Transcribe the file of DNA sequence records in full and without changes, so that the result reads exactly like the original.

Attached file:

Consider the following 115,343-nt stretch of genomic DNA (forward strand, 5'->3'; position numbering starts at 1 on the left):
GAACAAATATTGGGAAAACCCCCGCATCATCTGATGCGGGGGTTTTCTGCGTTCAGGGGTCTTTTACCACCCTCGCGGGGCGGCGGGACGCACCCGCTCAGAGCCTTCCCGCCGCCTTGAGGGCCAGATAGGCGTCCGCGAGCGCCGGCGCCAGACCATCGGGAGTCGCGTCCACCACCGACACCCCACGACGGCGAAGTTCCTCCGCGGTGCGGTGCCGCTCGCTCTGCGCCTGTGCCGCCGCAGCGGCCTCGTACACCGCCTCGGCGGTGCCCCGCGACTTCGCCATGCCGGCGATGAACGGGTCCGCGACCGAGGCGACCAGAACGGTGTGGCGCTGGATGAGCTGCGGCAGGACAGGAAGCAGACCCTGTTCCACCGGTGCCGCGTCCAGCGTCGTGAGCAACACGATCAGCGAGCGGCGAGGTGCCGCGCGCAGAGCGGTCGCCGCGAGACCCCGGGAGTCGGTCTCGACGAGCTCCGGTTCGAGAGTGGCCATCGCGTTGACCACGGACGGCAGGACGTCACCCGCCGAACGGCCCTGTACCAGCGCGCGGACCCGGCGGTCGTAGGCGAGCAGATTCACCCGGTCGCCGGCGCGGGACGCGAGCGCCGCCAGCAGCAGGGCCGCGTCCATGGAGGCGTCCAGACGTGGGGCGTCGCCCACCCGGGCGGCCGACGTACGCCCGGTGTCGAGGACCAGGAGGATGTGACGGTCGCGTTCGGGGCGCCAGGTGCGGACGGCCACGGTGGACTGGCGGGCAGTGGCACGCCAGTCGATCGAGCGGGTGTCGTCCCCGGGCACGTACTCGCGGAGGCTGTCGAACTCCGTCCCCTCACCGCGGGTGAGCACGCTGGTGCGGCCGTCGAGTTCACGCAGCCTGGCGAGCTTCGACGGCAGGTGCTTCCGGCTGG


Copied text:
Consider the following 115,343-nt stretch of genomic DNA (forward strand, 5'->3'; position numbering starts at 1 on the left):
GAACAAATATTGGGAAAACCCCCGCATCATCTGATGCGGGGGTTTTCTGCGTTCAGGGGTCTTTTACCACCCTCGCGGGGCGGCGGGACGCACCCGCTCAGAGCCTTCCCGCCGCCTTGAGGGCCAGATAGGCGTCCGCGAGCGCCGGCGCCAGACCATCGGGAGTCGCGTCCACCACCGACACCCCACGACGGCGAAGTTCCTCCGCGGTGCGGTGCCGCTCGCTCTGCGCCTGTGCCGCCGCAGCGGCCTCGTACACCGCCTCGGCGGTGCCCCGCGACTTCGCCATGCCGGCGATGAACGGGTCCGCGACCGAGGCGACCAGAACGGTGTGGCGCTGGATGAGCTGCGGCAGGACAGGAAGCAGACCCTGTTCCACCGGTGCCGCGTCCAGCGTCGTGAGCAACACGATCAGCGAGCGGCGAGGTGCCGCGCGCAGAGCGGTCGCCGCGAGACCCCGGGAGTCGGTCTCGACGAGCTCCGGTTCGAGAGTGGCCATCGCGTTGACCACGGACGGCAGGACGTCACCCGCCGAACGGCCCTGTACCAGCGCGCGGACCCGGCGGTCGTAGGCGAGCAGATTCACCCGGTCGCCGGCGCGGGACGCGAGCGCCGCCAGCAGCAGGGCCGCGTCCATGGAGGCGTCCAGACGTGGGGCGTCGCCCACCCGGGCGGCCGACGTACGCCCGGTGTCGAGGACCAGGAGGATGTGACGGTCGCGTTCGGGGCGCCAGGTGCGGACGGCCACGGTGGACTGGCGGGCAGTGGCACGCCAGTCGATCGAGCGGGTGTCGTCCCCGGGCACGTACTCGCGGAGGCTGTCGAACTCCGTCCCCTCACCGCGGGTGAGCACGCTGGTGCGGCCGTCGAGTTCACGCAGCCTGGCGAGCTTCGACGGCAGGTGCTTCCGGCTGG